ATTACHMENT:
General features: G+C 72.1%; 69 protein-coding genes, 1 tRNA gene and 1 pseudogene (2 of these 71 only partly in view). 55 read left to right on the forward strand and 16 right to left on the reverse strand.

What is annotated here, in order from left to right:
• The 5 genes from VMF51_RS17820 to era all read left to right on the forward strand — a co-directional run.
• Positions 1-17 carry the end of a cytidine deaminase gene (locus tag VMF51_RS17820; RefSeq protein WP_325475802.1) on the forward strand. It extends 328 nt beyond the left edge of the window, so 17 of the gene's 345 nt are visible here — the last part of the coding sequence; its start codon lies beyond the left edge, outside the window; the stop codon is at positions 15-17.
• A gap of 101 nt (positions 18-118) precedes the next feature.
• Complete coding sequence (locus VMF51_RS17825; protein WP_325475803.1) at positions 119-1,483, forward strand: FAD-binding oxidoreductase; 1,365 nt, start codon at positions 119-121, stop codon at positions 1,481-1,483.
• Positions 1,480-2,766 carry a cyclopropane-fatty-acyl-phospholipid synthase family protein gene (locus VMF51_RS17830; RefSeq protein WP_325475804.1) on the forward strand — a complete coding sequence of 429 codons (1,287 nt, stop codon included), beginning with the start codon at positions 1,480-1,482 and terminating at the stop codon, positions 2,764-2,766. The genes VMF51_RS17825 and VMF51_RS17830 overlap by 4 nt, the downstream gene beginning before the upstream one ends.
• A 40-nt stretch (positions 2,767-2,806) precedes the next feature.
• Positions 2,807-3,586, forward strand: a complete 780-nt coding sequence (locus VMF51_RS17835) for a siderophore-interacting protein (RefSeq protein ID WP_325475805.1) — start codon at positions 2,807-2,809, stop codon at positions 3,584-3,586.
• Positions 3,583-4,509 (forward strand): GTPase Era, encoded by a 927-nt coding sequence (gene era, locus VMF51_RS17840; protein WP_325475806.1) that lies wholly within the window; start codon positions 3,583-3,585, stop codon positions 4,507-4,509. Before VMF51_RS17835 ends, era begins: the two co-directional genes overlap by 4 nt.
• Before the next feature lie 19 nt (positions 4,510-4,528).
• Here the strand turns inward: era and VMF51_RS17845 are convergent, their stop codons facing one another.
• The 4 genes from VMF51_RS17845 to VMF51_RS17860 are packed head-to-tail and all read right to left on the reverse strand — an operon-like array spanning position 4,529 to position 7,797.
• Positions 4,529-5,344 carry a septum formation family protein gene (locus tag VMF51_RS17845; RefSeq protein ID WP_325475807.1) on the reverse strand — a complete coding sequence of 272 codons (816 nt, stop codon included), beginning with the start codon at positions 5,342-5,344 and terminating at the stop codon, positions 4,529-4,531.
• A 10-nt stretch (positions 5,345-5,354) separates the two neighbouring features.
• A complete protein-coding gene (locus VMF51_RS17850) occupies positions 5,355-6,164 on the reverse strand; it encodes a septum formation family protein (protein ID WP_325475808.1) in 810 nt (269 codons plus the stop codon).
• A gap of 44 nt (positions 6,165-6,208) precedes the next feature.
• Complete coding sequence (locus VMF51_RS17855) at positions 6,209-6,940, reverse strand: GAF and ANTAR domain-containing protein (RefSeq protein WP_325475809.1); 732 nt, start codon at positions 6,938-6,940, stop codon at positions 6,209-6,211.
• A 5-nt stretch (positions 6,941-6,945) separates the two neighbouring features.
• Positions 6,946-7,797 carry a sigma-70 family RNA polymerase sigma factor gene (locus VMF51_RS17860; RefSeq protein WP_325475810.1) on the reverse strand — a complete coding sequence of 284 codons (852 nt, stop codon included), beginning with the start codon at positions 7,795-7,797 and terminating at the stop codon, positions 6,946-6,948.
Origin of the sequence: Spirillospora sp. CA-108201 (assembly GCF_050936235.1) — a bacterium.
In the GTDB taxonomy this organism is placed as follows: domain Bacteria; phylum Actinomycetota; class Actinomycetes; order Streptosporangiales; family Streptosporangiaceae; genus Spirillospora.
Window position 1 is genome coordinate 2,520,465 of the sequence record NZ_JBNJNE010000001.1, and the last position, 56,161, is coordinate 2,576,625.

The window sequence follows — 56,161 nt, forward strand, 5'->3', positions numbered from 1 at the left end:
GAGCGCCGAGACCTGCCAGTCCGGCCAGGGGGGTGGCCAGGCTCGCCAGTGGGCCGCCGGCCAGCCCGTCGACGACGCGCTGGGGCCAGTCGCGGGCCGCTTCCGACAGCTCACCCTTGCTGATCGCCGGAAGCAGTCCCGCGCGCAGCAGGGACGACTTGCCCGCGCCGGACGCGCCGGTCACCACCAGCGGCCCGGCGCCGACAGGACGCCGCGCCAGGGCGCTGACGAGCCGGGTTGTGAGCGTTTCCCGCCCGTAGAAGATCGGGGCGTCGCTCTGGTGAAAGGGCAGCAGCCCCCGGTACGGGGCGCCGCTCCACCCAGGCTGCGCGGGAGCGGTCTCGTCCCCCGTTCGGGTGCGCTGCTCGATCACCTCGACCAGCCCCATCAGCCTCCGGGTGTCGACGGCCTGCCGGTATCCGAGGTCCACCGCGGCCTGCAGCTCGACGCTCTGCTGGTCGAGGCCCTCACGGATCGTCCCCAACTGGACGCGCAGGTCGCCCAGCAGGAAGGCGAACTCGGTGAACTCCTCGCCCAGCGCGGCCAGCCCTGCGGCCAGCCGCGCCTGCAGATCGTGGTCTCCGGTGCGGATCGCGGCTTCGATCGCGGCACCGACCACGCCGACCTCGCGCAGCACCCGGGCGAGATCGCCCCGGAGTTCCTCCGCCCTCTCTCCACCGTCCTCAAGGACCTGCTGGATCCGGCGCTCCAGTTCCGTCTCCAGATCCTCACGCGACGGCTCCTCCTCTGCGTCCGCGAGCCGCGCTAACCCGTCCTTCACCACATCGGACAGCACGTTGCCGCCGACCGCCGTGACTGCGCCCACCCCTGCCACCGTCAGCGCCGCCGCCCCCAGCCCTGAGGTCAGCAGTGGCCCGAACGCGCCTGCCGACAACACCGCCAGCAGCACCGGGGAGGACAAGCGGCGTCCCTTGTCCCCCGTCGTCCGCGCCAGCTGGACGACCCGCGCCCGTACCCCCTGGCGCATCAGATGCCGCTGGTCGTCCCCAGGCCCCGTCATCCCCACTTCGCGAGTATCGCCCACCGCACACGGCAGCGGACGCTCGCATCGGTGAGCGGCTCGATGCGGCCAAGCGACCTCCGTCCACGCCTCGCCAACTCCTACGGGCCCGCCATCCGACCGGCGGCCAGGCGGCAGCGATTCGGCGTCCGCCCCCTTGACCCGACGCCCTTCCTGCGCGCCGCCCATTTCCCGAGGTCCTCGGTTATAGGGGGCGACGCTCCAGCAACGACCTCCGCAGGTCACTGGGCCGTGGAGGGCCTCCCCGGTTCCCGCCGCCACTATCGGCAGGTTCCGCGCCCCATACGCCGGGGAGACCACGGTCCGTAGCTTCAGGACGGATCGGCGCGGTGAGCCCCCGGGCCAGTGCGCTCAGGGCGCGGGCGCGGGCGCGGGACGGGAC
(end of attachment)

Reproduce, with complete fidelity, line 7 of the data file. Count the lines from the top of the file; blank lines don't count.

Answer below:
• Positions 1,480-2,766 carry a cyclopropane-fatty-acyl-phospholipid synthase family protein gene (locus VMF51_RS17830; RefSeq protein WP_325475804.1) on the forward strand — a complete coding sequence of 429 codons (1,287 nt, stop codon included), beginning with the start codon at positions 1,480-1,482 and terminating at the stop codon, positions 2,764-2,766. The genes VMF51_RS17825 and VMF51_RS17830 overlap by 4 nt, the downstream gene beginning before the upstream one ends.